Mapping Whitetails with The Hunting Public: Episode 2

August 21, 2018 | Tips & Tricks

Identifying Access and Hunting Pressure

The guys at The Hunting Public take you through one of the biggest issues hunters face every year: access. Follow along as they go through identifying and avoiding high traffic hunting areas and finding the perfect access points for your whitetail hunt.

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Video Transcription:

Welcome back to the second part of the Mapping Whitetails series that we’re doing with onX. On today’s video, we’re going to talk more about how to predict hunting pressure and access.

Yeah, we’ve never been to these pieces of public. Today we’re just going to dive in a little bit deeper and look at where the access is and where we expect the hunting pressure to be coming from.

I’ll just take one of these three areas here in the bottom right to start. I think this is the 1,500 acre chunk. But, you’re looking around it and you’ve got-

Boat ramps.

… boat ramps. Road-

Road access where it goes into the piece.

Right, and those are going to be predictable spots, right?

Mm-hmm (affirmative).

There’s going to be people parked there and likely hunting close to that area, at least that’s what we’re anticipating when we’re tracking access. Here’s a good example here of what we’re looking for today as far as access goes. We’ve got this boat ramp up here, this parking area that’s probably going to get a lot of attention, but over here across the water, right here at the corner of this road, you can see, if you zoom way in here, you can see that there’s a little pull-in right here on the corner. That’s going to get way less attention than these designated parking areas all around this public area. Just from first glance, we’ve identified that as a potential spot of interest. So, we’re going to mark a pin right there.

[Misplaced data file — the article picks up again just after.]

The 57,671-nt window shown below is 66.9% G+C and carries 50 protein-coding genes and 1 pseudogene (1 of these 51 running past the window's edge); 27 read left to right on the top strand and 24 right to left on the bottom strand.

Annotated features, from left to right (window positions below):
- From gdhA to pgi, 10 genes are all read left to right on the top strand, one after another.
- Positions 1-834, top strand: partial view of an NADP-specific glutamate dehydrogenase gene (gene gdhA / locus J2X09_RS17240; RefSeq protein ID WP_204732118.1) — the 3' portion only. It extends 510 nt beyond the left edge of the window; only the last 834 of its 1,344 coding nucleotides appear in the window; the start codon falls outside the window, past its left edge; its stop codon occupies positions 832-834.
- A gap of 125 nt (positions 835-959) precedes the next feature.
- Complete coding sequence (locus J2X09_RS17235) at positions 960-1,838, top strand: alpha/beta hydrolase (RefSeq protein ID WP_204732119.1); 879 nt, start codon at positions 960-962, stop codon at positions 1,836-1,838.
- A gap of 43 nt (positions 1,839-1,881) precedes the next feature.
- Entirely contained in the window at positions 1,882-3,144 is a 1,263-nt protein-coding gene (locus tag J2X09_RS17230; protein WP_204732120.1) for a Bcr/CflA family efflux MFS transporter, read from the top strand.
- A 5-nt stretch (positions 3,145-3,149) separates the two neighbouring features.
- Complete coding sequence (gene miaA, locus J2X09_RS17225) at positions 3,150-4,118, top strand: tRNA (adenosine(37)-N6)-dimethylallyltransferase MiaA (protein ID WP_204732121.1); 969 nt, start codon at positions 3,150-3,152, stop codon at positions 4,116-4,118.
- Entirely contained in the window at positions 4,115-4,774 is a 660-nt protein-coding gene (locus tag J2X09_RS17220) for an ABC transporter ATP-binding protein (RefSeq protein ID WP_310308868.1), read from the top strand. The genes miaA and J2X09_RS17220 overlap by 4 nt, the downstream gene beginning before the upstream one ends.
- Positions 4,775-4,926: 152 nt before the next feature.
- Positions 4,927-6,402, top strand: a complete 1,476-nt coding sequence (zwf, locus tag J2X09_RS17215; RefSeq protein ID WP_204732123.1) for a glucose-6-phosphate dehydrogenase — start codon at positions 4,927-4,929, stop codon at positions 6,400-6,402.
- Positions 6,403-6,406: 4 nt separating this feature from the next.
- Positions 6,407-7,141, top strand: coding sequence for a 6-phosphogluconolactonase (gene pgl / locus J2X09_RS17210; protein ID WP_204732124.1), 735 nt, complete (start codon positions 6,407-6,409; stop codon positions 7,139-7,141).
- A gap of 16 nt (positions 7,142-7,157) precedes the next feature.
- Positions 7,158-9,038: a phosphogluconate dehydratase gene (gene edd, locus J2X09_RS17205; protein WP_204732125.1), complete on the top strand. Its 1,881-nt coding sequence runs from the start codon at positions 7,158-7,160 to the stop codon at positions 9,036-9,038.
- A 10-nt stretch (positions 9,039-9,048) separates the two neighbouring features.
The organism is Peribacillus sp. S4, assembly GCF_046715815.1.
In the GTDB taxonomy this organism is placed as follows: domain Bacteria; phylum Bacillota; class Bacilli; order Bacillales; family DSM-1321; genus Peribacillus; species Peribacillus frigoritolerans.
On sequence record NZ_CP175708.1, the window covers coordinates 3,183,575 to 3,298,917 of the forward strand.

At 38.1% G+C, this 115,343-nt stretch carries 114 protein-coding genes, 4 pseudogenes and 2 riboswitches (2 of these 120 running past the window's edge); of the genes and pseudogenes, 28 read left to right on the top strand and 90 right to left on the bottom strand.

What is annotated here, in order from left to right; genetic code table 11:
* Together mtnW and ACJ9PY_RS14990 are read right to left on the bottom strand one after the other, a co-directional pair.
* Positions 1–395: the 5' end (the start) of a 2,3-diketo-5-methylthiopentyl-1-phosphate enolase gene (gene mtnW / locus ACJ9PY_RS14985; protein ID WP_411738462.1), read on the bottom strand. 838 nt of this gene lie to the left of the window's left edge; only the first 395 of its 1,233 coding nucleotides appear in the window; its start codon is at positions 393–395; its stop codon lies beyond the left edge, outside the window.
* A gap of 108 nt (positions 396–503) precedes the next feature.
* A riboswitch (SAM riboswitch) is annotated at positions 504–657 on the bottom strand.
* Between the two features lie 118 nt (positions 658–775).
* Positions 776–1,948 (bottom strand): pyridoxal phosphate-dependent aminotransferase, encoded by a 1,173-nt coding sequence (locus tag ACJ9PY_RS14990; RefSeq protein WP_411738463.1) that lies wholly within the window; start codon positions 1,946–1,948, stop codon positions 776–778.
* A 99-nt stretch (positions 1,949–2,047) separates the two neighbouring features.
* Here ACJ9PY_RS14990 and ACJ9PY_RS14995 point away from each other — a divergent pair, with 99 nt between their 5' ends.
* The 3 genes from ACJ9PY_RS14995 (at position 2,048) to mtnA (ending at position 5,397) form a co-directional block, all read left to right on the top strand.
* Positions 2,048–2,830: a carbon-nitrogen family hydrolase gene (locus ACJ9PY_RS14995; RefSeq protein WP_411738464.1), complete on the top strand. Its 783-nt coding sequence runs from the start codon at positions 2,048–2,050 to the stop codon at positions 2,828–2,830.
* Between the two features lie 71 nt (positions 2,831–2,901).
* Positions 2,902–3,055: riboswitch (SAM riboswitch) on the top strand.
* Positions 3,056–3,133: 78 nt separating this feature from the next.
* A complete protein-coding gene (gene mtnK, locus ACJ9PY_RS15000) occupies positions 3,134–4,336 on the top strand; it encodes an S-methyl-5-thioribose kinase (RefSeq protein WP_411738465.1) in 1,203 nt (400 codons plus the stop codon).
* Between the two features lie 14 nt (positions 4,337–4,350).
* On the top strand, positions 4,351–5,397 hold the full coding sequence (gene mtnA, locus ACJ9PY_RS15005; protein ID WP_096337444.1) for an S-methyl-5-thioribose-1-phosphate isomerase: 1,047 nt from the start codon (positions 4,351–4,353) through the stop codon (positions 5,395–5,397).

Okay, so we marked it with our truck icon here, and that’s going to be a spot that we’re going to want to drive by and check out. See what kind of access that is. It looks like you can access from that point, but you never know until you get there. So, anyway, that’s one point of interest. There’s a lot of potential for water access on this place, and that’s something that’s always of interest to us, because it eliminates a lot of competition. You can put in at one of these boat ramps, one of these access points in and around this lake, and then use a kayak, canoe, or small jon boat or something and get to lot of these areas where access is difficult.

Right now, Zach and I are going to draw up this map a little bit. We’re actually going take the onX tools here, and block off areas that are not of interest to us, because that helps us a lot. You’ve got a 1,500 acre chunk of land here. It’s pretty big, and it can seem somewhat intimidating, so what we’ll do when we’re looking for hunting pressure and access like this is we’ll just cross off huge areas of land that we’re going to completely avoid. That’s going to help us determine our areas of focus when we go over there and do our boots on the ground scouting.